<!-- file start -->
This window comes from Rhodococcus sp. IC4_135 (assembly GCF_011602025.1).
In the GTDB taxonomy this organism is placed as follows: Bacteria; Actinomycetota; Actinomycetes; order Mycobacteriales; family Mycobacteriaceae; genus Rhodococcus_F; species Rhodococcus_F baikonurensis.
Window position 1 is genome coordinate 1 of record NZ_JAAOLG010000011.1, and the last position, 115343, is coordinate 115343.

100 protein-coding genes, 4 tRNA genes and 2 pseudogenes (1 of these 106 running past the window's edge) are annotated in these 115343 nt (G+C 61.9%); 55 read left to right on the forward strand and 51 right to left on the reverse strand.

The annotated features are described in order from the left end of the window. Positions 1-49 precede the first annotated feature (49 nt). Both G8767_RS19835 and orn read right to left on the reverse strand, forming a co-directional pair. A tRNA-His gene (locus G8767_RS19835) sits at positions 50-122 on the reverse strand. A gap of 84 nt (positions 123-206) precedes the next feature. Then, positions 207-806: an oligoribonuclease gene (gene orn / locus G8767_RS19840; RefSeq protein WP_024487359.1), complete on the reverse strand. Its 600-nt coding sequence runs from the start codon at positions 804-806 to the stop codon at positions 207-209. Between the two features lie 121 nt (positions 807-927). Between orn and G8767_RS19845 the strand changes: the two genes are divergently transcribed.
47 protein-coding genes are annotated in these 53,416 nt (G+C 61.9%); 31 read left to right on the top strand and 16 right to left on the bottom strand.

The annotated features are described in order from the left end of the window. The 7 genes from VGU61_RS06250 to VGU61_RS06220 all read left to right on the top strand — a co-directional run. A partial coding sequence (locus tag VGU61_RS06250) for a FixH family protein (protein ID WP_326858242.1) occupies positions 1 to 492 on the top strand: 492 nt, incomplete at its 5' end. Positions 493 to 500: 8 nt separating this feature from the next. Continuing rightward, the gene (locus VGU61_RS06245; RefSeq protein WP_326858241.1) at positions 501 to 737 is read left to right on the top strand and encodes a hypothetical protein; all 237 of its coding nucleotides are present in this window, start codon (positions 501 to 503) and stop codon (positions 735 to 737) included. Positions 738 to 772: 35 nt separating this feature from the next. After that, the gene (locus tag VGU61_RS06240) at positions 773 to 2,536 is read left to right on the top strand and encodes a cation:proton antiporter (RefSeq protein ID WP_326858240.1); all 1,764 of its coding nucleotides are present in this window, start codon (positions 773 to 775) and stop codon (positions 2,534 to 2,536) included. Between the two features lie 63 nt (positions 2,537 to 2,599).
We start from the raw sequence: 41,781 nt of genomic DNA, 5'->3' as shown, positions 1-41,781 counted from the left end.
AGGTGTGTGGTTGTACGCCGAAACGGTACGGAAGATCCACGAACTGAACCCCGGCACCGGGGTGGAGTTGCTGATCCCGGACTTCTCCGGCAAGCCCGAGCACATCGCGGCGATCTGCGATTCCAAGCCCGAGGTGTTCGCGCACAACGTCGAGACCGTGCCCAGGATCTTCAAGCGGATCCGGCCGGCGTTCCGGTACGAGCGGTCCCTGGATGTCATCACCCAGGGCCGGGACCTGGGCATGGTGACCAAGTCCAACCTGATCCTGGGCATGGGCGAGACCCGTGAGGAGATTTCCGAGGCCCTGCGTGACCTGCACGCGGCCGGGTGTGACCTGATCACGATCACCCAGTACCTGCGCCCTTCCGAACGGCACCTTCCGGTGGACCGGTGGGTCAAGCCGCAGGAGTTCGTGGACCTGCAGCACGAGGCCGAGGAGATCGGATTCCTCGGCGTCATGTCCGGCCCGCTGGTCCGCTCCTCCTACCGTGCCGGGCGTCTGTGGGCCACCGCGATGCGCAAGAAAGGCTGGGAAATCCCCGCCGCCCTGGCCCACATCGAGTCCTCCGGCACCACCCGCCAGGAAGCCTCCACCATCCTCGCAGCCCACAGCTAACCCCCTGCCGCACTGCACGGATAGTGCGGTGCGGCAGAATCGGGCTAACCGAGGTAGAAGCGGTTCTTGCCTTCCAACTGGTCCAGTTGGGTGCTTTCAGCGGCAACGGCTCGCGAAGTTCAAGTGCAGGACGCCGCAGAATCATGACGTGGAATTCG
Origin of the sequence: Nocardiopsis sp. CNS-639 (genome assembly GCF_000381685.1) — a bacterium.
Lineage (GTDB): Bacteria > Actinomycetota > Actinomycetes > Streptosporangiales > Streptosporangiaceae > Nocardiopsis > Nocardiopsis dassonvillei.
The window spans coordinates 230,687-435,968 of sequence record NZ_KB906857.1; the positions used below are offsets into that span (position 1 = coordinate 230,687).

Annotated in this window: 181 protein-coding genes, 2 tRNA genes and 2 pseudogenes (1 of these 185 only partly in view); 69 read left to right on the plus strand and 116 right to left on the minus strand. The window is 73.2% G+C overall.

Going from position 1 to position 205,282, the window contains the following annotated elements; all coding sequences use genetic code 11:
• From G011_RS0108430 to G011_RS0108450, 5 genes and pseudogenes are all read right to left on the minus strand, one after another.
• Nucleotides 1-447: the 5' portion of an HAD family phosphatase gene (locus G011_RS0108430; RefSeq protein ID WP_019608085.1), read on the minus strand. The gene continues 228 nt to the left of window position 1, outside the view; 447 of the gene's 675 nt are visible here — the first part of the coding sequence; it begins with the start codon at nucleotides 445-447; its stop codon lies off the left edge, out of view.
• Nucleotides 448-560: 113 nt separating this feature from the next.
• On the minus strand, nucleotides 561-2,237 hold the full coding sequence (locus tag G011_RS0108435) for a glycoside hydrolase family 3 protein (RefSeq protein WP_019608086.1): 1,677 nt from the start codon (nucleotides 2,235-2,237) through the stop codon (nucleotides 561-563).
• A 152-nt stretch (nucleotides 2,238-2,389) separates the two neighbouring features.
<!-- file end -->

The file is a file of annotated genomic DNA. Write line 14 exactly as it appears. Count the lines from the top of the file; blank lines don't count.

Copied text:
Going from position 1 to position 205,282, the window contains the following annotated elements; all coding sequences use genetic code 11: